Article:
Drink with Straw

The inflammatory conditions psoriasis and psoriatic arthritis seem to go hand in hand with being overweight or obese. But while research has shown that weight loss can improve psoriasis symptoms and decrease disease activity, there’s less information on whether the same is true for psoriatic arthritis (PsA).

Now a study in the journal Arthritis Research & Therapy suggests that this may indeed be the case. Obese adults with PsA who lost weight with a low-calorie liquid diet had fewer symptoms and less disease activity, the authors report.

Though the study was small, the findings are still compelling, writes George Martin, MD, in a perspective article in Healio Psoriatic Disease. “[A]s little as 7 percent to 16 percent sustained weight loss improves disease outcome measures, lending further support for our mantra of ‘diet and exercise’ in patients with obesity and PsA in order to reduce disease activity,” he wrote.

In an earlier study, the study authors, based in Sweden, investigated the effect of a Very Low Energy Liquid Diet (VLED) on 41 obese adults with psoriatic arthritis. The VLED provided a total of about 640 calories daily (in powder formula to be stirred with hot or cold water) for 12  weeks or 16 weeks. Over the following 12 weeks, participants slowly reintroduced food with an emphasis on typically healthy items such as fruits, vegetables, fish, poultry or lean meat, and whole grains. They were also encouraged to exercise at least 150 minutes a week.

Thirty-nine participants, all of whom had started the study with a body mass index (BMI) or 33 or more, stayed with the study for the full year. They had a median weight loss of 16 percent and nearly 40 percent reported having minimal disease activity compared with 28 percent when the study began.

Minimal disease activity is an overall measure of how psoriatic arthritis is affecting your health. It includes assessments of swollen and tender joints, sites of enthesitis (where ligaments and tendons connect to bones, such as at the Achilles heel), how much of your skin is affecting by psoriasis plaques, and patient surveys about pain and daily function.

The current study followed 35 of the original participants out to 24 months. All of the participants gained back some weight in the intervening year, but still maintained a median weight loss of 7.4 percent. (That’s the equivalent of a 150-pound person losing about 11 pounds or a 200-pound person losing about 15 pounds.)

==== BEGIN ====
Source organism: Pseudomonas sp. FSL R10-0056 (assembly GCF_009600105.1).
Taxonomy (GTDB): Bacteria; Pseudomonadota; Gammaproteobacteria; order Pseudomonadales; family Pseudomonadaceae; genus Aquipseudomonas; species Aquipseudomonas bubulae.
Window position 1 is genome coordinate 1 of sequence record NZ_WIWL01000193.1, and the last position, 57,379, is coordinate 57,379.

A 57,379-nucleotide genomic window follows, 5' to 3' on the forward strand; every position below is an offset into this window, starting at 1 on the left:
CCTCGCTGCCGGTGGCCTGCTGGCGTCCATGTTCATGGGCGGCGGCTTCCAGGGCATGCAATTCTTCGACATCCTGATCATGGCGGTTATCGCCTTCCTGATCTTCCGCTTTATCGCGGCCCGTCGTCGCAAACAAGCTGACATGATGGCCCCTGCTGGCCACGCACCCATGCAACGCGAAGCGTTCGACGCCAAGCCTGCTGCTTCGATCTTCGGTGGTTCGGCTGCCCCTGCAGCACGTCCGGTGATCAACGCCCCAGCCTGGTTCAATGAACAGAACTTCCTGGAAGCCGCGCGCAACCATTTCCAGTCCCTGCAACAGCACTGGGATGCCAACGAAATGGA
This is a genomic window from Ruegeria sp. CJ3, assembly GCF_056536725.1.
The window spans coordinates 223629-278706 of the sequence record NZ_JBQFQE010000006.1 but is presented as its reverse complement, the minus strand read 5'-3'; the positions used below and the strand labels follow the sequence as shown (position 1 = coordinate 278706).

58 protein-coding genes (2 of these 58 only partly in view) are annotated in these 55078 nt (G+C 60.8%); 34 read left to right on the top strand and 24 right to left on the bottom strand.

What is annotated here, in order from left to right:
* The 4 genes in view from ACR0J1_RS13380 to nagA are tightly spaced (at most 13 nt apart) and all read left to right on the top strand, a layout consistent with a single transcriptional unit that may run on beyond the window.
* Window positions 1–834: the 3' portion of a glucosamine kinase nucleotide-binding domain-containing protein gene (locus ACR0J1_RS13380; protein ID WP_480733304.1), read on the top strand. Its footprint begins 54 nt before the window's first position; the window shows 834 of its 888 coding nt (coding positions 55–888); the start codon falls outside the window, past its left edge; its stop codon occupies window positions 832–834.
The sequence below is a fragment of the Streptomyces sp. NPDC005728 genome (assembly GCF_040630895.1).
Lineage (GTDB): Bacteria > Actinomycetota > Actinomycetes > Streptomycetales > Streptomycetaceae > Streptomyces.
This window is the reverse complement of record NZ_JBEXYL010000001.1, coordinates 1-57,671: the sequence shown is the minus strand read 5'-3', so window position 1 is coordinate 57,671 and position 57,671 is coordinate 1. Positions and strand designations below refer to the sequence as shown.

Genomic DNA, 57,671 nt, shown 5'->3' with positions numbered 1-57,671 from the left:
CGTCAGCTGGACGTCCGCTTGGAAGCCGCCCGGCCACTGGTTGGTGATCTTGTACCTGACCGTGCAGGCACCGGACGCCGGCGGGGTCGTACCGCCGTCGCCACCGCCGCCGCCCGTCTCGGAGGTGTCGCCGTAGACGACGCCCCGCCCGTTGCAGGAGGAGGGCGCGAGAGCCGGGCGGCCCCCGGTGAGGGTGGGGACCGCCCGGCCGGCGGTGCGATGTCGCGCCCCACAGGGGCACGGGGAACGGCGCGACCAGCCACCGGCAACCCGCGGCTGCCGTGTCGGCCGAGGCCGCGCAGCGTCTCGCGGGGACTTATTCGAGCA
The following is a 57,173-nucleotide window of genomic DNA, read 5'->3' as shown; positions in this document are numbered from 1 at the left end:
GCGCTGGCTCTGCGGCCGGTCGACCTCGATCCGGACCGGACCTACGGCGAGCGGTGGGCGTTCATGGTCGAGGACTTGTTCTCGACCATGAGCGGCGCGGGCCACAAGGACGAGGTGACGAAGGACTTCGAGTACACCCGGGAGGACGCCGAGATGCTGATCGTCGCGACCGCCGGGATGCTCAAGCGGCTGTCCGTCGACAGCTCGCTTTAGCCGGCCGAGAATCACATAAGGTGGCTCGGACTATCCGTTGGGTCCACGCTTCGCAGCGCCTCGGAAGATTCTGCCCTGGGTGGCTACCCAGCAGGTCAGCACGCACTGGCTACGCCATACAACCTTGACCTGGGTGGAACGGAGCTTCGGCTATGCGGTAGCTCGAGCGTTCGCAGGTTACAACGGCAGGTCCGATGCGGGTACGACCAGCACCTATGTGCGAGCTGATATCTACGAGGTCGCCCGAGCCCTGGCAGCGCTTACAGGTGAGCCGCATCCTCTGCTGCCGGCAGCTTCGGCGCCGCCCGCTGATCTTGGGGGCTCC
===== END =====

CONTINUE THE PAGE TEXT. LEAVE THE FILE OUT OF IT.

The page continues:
The number of patients with minimal disease activity jumped to nearly 46 percent.

The researchers also noted decreases in blood pressure, blood glucose levels, and cholesterol, which is particularly good news given that both psoriasis and psoriatic arthritis can increase the risk of dying from cardiovascular disease.

Participants also saw lowered uric acid levels, which may indicate a lower risk for gout, although it’s not clear if this result was due to weight loss or better eating habits and drinking less alcohol.

Besides a small sample size, the study had several limitations, which the authors acknowledge. Perhaps the biggest was lack of a control group of people with PsA, although the researchers did include a control group of individuals without PsA who were matched for sex, age, and body weight. Another drawback: Participants were allowed to change their medications six months into the study, which means the authors can’t rule out that medical treatments contributed to the improvements.

Still, the findings give credence to the idea that a mantra of “diet and exercise,” as Dr. Martin said in his article, can guide people with PsA to a better quality of life.

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Forand RL. Weight loss associated with improvement in psoriatic arthritis. Healio Psoriatic Disease. November 11, 2020. https://www.healio.com/news/dermatology/20201111/weight-loss-associated-with-improvement-in-psoriatic-arthritis.

Klingberg E, at al. Weight loss is associated with sustained improvement of disease activity and cardiovascular risk factors in patients with psoriatic arthritis and obesity: a prospective intervention study with two years of follow-up. Arthritis Research & Therapy. October 22, 2020. doi: https://doi.org/10.1186/s13075-020-02350-5.

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